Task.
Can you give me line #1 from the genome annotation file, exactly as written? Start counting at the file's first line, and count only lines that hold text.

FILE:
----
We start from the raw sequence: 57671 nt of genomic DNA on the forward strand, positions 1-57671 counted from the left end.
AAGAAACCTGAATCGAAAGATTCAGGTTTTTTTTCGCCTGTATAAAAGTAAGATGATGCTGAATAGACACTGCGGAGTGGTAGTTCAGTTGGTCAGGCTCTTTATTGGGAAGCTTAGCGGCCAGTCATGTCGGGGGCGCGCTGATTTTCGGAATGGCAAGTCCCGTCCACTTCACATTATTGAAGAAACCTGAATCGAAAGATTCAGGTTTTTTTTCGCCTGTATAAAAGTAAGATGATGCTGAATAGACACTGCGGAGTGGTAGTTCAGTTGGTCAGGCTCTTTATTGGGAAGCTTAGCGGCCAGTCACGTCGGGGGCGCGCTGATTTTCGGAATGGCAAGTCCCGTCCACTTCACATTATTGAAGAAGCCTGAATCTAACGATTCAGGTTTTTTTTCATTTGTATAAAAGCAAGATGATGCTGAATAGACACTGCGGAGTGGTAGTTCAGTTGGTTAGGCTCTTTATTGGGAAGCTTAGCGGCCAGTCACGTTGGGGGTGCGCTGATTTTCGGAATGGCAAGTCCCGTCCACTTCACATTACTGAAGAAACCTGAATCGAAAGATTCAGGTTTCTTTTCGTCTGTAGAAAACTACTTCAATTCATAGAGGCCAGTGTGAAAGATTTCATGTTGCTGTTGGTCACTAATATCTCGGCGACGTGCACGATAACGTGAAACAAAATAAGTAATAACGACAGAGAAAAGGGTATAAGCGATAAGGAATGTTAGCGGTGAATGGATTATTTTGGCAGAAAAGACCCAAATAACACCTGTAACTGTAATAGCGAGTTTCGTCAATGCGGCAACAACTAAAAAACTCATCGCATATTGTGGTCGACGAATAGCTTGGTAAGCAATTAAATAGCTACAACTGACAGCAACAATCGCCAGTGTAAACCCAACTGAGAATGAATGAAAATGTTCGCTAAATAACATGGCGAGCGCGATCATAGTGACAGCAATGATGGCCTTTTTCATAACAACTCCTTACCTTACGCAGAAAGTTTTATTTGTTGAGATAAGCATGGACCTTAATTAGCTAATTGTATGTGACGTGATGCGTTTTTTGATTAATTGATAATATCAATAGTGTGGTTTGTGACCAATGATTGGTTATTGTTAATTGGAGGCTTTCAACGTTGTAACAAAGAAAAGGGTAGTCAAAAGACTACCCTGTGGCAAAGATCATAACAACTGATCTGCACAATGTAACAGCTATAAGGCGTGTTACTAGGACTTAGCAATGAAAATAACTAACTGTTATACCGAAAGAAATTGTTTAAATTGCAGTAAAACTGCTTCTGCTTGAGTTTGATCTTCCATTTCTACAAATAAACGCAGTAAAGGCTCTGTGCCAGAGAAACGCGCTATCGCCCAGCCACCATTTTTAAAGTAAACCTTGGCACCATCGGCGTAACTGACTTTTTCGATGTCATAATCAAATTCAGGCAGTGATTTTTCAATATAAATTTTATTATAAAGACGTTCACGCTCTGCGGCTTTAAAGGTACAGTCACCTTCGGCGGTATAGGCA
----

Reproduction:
We start from the raw sequence: 57671 nt of genomic DNA on the forward strand, positions 1-57671 counted from the left end.